It doesn’t have to be either/or
Far too often, people shift from “that doesn’t work for some students” to “this shouldn’t be used with any students.” In the process of reminding people that “one size doesn’t fit all,” people forget that one size does fit some.
I’ve met home-schoolers who were deeply wounded by their home-schooling, because an overbearing parent became a tyrant or because a laidback parent was simply unavailable to ever provide structure. I’ve met unschoolers who are bitter that they didn’t get aspects of education that they would have gotten in another model. I’ve met people who went to charter schools that were essentially business rackets duping low-income communities. I’ve met public-schoolers who were deeply wounded by the stifling of creativity (I’m one of them). I know of people who had a horrible experience in parochial schools, traditional schools, evangelical schools, Muslim schools, New Agey hippie schools, Montessori schools and Waldorf schools.
I’ve also met people who thrived in every one of the models described above. I’ve met home-schoolers who found it to be a safe haven and unschoolers who loved the freedom they had and public schoolers who found the safety and structure of school to be a refuge.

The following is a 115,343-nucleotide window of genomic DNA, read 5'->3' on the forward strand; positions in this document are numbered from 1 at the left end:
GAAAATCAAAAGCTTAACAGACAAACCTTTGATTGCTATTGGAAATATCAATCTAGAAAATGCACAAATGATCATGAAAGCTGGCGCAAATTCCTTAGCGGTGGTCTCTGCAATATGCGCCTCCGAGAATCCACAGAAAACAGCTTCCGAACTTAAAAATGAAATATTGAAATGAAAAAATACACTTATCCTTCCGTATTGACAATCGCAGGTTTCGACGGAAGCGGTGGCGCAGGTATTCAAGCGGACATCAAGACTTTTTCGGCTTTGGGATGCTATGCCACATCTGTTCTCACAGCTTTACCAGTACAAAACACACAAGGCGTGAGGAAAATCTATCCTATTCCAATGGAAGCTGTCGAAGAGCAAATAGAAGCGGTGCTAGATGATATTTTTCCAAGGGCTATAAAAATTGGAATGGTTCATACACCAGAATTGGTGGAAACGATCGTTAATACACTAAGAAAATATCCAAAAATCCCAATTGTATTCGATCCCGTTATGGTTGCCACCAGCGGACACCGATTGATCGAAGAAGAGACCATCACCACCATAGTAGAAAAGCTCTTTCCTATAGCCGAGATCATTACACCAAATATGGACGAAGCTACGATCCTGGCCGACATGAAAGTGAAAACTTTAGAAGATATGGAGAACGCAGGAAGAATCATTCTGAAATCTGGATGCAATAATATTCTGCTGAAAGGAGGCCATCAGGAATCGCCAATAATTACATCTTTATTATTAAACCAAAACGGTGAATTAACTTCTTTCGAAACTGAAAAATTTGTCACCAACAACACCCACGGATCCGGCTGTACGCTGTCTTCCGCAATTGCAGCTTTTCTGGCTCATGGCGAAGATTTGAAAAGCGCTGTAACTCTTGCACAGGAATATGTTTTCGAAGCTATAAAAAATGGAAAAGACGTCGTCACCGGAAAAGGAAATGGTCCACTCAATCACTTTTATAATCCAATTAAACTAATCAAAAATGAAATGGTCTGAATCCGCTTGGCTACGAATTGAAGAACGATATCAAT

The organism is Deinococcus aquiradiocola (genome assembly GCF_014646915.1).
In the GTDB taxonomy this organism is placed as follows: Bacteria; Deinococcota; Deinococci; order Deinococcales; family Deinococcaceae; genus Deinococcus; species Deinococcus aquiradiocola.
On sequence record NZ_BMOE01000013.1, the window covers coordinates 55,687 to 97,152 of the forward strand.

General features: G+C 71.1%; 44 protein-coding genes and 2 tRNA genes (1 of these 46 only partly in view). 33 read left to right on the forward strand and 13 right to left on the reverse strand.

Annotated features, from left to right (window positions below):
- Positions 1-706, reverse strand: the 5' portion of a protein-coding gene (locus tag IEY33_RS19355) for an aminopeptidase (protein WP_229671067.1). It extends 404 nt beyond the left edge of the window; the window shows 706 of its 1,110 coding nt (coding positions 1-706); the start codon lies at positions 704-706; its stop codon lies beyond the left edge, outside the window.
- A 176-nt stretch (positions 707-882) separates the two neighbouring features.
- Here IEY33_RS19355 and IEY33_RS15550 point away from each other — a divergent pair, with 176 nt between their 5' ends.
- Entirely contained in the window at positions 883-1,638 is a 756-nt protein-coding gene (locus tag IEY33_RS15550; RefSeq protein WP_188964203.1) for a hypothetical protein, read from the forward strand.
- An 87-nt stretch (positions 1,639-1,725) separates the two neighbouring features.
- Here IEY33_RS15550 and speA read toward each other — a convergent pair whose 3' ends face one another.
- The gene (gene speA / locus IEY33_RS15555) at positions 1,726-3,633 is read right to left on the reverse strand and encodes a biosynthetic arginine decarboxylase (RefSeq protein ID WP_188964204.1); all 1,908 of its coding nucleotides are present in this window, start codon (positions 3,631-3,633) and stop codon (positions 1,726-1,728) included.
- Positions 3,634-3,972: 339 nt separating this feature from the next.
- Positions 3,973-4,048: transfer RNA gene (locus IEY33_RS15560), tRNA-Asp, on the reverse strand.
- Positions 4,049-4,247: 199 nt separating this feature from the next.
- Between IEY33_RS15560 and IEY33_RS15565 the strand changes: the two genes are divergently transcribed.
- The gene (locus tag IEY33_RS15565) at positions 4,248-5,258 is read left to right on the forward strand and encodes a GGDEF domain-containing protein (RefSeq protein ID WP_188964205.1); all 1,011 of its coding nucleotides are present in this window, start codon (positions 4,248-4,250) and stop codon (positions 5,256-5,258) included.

It’s true that one size does not fit all. But it is equally true that the solution you found for your family, your context or your community do not necessarily fit all children. As a teacher, I am limited in what I can do (though not as limited as one might think). However, as a father, my goal is to listen to my kids, to know my kids and to help them figure out which type of a model will work best for them.
Ultimately, the solution has to be relational. It has to involve children being known. It has to be humble. It has to be bound by context. It has to be humane. Anything else is simply another stifling model, a fancier version of a factory and a new set of ideology that is just as flawed as the rest.